Official Government Website

Indigent Defense Providers and Defending Attorneys

The PDC has been given the authority to create Indigent Defense Standards with which the defending attorneys must comply. These standards will be created by rule through the negotiated rulemaking process. For more information, navigate to the following pages:

Standards and Guidelines

Negotiated Rulemaking

Proposed and Pending Rules

compliance

This document can assist you to understand what standards are current and require compliance. This document is only a guide. The PDC recommends reviewing the IDAPA rules in full to ensure compliance.

Pursuant to Idaho Code 19-850, the State Public Defense Commission has been charged with establishing training and continuing legal education requirements with regard to the following types of cases: criminal, juvenile, abuse and neglect, post-conviction, civil commitment, capital, and civil contempt. As part of that mission, the Commission offers Defending Attorneys training and continuing legal education opportunities to those who qualify. State statute defines a "defending attorney" as "any attorney employed by the office of public defender, contracted by the county or otherwise assigned to represent adults or juveniles at public expense." (I.C. 19-851(1).) The State Public Defense Commission makes an attempt to maintain a current roster of all institutional, contract and conflict public defenders throughout the state. If you are not on our mailing list and currently work for a county public defender agency, work under a contract with a County Board of Commissioners, or frequently take indigent appointments, please contact us directly.

IDAPA 61.01.01 - Training Rule

Pursuant to Idaho Code 19-850(2)(d), the PDC may provide training and continuing legal education for indigent defense services. The legislature has appropriated training funds to the PDC. These rules create the procedures by which the PDC will use these funds and provide training to defending attorneys and their staff. Click here for training rules that went into effect on July 1, 2016.

IDAPA 61.01.07 - Standards for Defending Attorneys

Idaho's Defending Attorneys are required to maintain their Idaho State Bar license and complete Continuing Legal Education requirements. For the current rules, navigate to Rules (Standards) page. In summary, defending attorneys shall complete 7 hours of CLE's annually that are relevant to the representation of indigent defendants or other individuals who are entitled to be represented by an attorney at public expense. Additionally, for those attorneys who handle cases requiring specialized knowledge, 3 CLE's within 2 years of handling such cases is required that are pertinent to the specialized area. The PDC is currently proposing training and education requirements for those attorneys who handle capital cases. To review the proposed rule, navigate to the Proposed and Pending Rules page.

Presented by the National Association for Public Defense, in partnership with the Idaho Public Defense Commission. - August 19 - 21, 2019 - Registration and Lodging Limited!


The Public Defense Commission (PDC) and the National Association for Public Defense (NAPD) would like to invite you and your defense team (see below) to bring a current case for a non-capital client and participate in the Team Mitigation Institute on August 19-21, 2019 in Boise, Idaho. Registration and Lodging are limited, so please act quickly if you wish to secure a spot! Contact info@pdc.idaho.gov to reserve your spot!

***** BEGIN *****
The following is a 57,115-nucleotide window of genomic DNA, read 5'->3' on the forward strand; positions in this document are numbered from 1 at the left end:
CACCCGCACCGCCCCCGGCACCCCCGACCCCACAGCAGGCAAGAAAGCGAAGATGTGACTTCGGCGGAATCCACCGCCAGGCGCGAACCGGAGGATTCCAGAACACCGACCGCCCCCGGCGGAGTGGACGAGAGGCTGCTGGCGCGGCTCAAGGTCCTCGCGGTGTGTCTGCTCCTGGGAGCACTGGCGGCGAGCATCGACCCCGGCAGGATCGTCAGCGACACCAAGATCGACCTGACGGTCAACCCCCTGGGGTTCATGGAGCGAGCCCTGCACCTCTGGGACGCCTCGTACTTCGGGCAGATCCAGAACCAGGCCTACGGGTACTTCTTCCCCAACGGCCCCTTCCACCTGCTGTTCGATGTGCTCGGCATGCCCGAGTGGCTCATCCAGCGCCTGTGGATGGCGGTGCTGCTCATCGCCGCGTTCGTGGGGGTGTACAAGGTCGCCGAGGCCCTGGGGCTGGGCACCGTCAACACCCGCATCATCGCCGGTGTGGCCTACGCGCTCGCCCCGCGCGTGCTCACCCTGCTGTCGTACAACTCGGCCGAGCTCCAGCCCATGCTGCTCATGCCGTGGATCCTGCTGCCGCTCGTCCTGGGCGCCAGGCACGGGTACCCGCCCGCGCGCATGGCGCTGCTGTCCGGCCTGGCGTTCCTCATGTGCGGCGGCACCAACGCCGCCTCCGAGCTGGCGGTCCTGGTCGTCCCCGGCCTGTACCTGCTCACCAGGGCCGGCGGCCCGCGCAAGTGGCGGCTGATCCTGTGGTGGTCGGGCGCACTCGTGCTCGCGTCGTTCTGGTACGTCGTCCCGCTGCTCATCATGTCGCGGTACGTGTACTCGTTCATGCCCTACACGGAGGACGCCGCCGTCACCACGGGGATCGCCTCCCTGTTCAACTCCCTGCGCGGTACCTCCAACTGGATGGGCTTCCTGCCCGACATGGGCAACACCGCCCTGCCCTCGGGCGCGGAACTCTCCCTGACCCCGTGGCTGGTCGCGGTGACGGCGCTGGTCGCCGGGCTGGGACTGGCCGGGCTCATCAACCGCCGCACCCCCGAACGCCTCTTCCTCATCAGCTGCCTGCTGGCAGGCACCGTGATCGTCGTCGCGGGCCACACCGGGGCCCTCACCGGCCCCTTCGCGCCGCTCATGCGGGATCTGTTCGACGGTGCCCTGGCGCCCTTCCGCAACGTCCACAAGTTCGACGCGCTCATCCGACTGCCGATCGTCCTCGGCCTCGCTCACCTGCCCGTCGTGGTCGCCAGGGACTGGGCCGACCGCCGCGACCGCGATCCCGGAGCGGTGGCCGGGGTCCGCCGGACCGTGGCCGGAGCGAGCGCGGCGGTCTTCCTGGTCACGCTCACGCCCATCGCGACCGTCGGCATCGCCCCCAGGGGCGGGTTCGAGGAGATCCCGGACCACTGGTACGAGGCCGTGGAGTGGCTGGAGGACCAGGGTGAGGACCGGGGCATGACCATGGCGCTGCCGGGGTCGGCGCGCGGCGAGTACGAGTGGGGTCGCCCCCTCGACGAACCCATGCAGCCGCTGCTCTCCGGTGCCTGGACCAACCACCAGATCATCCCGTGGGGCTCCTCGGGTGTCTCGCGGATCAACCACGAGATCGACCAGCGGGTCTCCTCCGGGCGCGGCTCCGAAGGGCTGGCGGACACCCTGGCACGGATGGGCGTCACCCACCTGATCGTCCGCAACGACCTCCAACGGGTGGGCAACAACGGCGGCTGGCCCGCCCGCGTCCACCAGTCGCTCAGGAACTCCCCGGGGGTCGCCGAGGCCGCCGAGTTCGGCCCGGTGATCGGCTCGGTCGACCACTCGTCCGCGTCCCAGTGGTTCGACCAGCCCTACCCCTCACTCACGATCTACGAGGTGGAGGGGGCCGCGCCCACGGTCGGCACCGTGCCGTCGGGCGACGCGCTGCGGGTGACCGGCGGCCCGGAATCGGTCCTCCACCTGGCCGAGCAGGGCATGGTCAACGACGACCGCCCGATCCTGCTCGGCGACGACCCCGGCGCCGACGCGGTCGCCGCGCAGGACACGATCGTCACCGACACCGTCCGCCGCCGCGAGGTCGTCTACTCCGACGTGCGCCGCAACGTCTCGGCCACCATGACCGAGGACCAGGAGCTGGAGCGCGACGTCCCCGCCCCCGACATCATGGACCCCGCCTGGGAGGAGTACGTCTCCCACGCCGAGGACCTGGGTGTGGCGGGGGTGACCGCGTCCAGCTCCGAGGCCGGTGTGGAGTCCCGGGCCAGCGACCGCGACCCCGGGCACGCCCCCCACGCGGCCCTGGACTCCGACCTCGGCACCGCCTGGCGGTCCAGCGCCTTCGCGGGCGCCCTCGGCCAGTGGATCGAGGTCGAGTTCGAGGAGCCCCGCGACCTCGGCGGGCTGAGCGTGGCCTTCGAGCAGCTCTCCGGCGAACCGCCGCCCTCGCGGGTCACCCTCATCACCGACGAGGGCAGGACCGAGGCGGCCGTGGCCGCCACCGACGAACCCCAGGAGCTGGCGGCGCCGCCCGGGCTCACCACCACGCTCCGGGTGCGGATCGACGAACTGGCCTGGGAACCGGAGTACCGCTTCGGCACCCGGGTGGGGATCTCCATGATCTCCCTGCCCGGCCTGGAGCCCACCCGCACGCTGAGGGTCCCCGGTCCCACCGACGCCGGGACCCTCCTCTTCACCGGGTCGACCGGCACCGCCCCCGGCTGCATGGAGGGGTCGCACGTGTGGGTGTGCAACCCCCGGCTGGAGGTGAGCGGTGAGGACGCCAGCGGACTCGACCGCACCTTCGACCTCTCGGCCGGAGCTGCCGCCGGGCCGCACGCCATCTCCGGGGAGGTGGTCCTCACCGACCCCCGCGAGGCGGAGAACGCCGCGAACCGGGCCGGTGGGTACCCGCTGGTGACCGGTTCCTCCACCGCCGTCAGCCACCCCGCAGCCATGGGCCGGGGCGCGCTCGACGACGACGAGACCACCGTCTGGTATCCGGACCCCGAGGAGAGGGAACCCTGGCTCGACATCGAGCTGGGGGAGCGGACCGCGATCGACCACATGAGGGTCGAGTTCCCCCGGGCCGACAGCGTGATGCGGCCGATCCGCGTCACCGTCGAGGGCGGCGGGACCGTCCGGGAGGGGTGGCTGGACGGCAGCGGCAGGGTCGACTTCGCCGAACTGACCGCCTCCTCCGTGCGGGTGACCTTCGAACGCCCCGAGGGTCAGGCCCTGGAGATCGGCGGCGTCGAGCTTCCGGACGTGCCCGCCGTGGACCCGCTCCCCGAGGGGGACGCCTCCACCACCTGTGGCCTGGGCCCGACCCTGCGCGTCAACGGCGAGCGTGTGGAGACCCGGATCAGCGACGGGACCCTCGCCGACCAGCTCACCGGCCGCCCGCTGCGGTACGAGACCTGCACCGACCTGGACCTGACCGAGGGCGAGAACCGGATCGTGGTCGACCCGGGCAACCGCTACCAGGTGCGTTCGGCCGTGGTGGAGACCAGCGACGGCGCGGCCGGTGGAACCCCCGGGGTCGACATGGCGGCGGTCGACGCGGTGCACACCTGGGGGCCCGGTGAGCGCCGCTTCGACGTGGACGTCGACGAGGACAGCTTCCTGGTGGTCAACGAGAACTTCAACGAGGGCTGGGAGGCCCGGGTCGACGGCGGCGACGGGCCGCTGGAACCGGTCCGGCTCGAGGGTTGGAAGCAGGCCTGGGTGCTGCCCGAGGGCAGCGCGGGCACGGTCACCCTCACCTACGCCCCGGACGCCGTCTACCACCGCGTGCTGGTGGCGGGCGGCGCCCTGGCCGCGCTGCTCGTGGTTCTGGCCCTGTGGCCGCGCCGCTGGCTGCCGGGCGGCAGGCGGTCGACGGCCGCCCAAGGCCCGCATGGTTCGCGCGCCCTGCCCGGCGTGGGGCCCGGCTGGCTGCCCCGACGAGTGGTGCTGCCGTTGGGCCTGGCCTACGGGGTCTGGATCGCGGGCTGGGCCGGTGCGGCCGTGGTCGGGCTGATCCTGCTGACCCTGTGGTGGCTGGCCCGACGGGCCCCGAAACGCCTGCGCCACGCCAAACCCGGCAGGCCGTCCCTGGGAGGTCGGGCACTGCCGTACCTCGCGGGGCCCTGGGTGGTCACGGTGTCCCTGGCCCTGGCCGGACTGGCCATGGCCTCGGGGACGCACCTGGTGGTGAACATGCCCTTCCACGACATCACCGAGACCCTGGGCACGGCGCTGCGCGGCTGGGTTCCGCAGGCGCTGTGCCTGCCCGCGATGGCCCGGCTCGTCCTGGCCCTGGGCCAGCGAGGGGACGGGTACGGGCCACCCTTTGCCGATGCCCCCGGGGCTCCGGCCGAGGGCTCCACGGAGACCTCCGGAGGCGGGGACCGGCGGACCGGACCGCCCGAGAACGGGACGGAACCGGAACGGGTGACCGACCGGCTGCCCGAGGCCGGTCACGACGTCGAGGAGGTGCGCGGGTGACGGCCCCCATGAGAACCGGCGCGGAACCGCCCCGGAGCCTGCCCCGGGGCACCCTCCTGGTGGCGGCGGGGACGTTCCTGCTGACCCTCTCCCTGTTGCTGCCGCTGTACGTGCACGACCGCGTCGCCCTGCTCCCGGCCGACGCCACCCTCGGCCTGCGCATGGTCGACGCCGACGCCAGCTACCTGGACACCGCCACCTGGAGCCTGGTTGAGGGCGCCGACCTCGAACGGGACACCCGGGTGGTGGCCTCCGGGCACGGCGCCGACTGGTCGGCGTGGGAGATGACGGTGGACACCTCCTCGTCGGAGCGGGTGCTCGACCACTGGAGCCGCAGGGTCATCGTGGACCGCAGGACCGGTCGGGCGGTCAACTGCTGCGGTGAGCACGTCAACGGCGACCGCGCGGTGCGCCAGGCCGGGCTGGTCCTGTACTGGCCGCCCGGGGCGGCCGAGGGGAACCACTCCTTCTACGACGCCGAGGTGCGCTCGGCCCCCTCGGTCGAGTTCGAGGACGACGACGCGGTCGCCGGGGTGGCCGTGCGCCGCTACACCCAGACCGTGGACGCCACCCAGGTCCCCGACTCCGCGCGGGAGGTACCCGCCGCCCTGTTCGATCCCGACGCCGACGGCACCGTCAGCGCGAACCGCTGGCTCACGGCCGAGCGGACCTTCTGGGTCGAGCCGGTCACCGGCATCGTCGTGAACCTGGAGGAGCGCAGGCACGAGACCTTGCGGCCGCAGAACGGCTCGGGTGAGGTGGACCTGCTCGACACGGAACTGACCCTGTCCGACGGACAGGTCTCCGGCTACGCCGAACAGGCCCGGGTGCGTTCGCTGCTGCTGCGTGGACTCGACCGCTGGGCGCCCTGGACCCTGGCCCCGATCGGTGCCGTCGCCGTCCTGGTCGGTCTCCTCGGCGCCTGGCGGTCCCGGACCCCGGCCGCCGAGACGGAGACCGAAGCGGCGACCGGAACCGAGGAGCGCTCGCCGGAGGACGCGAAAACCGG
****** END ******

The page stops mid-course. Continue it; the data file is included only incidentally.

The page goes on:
Concordia University School of Law
501 W Front St
Boise, ID  United States  83702


Conference Information

"This was one of the most informative conferences that I have ever attended. I found every presentation to be worthwhile and the small team work was an invaluable experience. Our entire team had a positive experience, largely due to the organization of the conference, the content covered, and our small group trainer.
- Elizabeth J. Loebman describing the Atlanta TMI."

Mitigation created by a team of professionals in non capital case is increasingly becoming the standard of practice.   This  bring-your-own-case institute is designed for defense teams to work on the mitigation for  a non-capital client.    The institute is a mix of presentations followed up by small group work facilitated experienced faculty.   Participants are encouraged to come with their defense team (attorneys, investigators, paralegals, social workers, mitigation specialists and other sentencing advocates).  Sole team members are welcome, if you are unable to bring others on your client's case.

Topics featured at the institute include

  • Creating the Mitigation Story
  • Organizing the defense team
  • Mental Illness and Chemical Dependency
  • Intersectionality and the Use of Self
  • Mapping techniques to turn data into advocacy

Small groups will be assigned so that you will work with teams with similar cases.   Some may have clients with a realistic chance or diversion, others may be working toward lowering the terms of years.

Groups will also be specific to the characteristics of the clients (i.e juvenile or mental illness).

Prices

Up to Aug 5
Members - $440
Non Members - $490

After  Aug 5
Members - $490
Non Members - $540 

Volume discount of $25 for each registrant after the first 5 in a group. 

We have a limited room block set up with the Hyatt Place Boise/Downtown Hotel.  Information on booking a room will be provided in the confirmation email after registration.   The room rate is $139 per night.  

Current agenda (subject to change) 

August 19, 2019
12:00 -1:15
Presentation
An overview: Mitigation and integration throughout the case from start of case  - Lori James Townes

  • Overview of the goals of the institute
  • Getting to know out clients beyond the charges
  • Frontloading Mitigation with the judge, prosecutor and jury (even if going for a not guilty verdict)
  • Demo of Mitigation Argument

1:30-2:15
Small group

  • Introductions of participants
  • Introduce your client

2:30 -3:15
Presentation
Team Mitigation: Creating and working with an Attorney-Led Defense Team of Investigator and Mental Health-Mitigation Specialist – Lorinda Youngcourt

  • The advantages of a multidisciplinary team that is led by the attorney and has an investigator and mitigation specialist with a mental health background
  • Defining roles based on strengths of team members
  • Organizing the tasks and documents
  • Checklist

3:30 – 4:30
Small group

  • Creating your Mitigation Team
  • Initial communication to Team
  • communicating responsibilities
  • Maintaining the file
  • Checklists